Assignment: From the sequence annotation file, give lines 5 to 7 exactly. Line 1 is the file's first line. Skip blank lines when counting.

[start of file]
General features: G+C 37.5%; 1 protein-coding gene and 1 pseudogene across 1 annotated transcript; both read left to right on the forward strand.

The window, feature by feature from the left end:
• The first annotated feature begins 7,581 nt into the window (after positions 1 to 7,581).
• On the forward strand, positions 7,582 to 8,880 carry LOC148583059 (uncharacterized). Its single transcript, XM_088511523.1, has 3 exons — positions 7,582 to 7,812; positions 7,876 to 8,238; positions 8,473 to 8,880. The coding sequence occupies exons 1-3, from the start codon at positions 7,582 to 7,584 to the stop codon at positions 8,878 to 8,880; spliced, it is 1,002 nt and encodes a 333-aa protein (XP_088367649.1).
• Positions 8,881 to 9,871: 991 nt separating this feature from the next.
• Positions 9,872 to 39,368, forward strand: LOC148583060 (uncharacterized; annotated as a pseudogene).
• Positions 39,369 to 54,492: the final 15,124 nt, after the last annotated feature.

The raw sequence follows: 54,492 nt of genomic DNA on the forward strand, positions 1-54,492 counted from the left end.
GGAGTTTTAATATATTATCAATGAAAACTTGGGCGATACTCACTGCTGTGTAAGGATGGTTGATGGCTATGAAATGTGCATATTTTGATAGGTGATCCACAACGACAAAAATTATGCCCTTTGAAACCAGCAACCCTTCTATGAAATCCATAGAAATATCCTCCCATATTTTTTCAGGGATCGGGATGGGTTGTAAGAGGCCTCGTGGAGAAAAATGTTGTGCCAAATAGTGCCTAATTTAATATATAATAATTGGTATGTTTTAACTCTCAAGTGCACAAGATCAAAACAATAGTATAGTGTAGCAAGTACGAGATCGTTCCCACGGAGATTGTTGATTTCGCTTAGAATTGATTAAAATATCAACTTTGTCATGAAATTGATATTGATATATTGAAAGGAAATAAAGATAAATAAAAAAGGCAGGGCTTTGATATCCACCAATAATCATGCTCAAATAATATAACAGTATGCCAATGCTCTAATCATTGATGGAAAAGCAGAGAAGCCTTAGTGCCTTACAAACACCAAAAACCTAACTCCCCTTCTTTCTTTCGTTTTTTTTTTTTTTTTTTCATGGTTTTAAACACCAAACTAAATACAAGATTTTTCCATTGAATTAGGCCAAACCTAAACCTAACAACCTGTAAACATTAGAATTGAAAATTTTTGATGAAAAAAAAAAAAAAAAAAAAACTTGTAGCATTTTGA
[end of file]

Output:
• Positions 8,881 to 9,871: 991 nt separating this feature from the next.
• Positions 9,872 to 39,368, forward strand: LOC148583060 (uncharacterized; annotated as a pseudogene).
• Positions 39,369 to 54,492: the final 15,124 nt, after the last annotated feature.